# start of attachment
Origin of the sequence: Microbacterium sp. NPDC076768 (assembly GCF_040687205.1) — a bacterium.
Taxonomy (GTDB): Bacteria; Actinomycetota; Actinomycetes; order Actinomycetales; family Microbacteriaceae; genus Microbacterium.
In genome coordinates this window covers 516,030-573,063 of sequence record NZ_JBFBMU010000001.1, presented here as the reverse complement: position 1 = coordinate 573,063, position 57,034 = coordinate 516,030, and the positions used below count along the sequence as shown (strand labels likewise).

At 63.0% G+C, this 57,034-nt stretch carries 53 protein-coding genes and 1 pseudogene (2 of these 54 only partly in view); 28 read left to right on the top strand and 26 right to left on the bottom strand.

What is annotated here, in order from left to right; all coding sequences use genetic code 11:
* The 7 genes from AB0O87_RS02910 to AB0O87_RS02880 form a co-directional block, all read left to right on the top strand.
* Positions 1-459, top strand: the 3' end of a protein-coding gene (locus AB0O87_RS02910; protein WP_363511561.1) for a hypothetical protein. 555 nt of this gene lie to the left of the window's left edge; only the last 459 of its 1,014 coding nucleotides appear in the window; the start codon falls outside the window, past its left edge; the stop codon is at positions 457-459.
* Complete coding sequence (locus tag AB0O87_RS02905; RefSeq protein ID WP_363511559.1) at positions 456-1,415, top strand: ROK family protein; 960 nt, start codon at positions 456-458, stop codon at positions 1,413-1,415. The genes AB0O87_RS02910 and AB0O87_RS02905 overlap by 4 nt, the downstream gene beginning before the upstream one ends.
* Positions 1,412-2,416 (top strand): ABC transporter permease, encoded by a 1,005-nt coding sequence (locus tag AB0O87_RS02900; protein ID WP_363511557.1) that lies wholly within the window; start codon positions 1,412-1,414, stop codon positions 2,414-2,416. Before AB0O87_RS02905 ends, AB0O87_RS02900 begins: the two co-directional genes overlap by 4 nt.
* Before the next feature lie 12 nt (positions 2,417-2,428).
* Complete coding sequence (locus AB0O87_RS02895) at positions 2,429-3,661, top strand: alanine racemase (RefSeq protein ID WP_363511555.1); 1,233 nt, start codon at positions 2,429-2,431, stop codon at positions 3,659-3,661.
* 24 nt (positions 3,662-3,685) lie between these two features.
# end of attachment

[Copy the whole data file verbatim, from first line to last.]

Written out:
Origin of the sequence: Microbacterium sp. NPDC076768 (assembly GCF_040687205.1) — a bacterium.
Taxonomy (GTDB): Bacteria; Actinomycetota; Actinomycetes; order Actinomycetales; family Microbacteriaceae; genus Microbacterium.
In genome coordinates this window covers 516,030-573,063 of sequence record NZ_JBFBMU010000001.1, presented here as the reverse complement: position 1 = coordinate 573,063, position 57,034 = coordinate 516,030, and the positions used below count along the sequence as shown (strand labels likewise).

At 63.0% G+C, this 57,034-nt stretch carries 53 protein-coding genes and 1 pseudogene (2 of these 54 only partly in view); 28 read left to right on the top strand and 26 right to left on the bottom strand.

What is annotated here, in order from left to right; all coding sequences use genetic code 11:
* The 7 genes from AB0O87_RS02910 to AB0O87_RS02880 form a co-directional block, all read left to right on the top strand.
* Positions 1-459, top strand: the 3' end of a protein-coding gene (locus AB0O87_RS02910; protein WP_363511561.1) for a hypothetical protein. 555 nt of this gene lie to the left of the window's left edge; only the last 459 of its 1,014 coding nucleotides appear in the window; the start codon falls outside the window, past its left edge; the stop codon is at positions 457-459.
* Complete coding sequence (locus tag AB0O87_RS02905; RefSeq protein ID WP_363511559.1) at positions 456-1,415, top strand: ROK family protein; 960 nt, start codon at positions 456-458, stop codon at positions 1,413-1,415. The genes AB0O87_RS02910 and AB0O87_RS02905 overlap by 4 nt, the downstream gene beginning before the upstream one ends.
* Positions 1,412-2,416 (top strand): ABC transporter permease, encoded by a 1,005-nt coding sequence (locus tag AB0O87_RS02900; protein ID WP_363511557.1) that lies wholly within the window; start codon positions 1,412-1,414, stop codon positions 2,414-2,416. Before AB0O87_RS02905 ends, AB0O87_RS02900 begins: the two co-directional genes overlap by 4 nt.
* Before the next feature lie 12 nt (positions 2,417-2,428).
* Complete coding sequence (locus AB0O87_RS02895) at positions 2,429-3,661, top strand: alanine racemase (RefSeq protein ID WP_363511555.1); 1,233 nt, start codon at positions 2,429-2,431, stop codon at positions 3,659-3,661.
* 24 nt (positions 3,662-3,685) lie between these two features.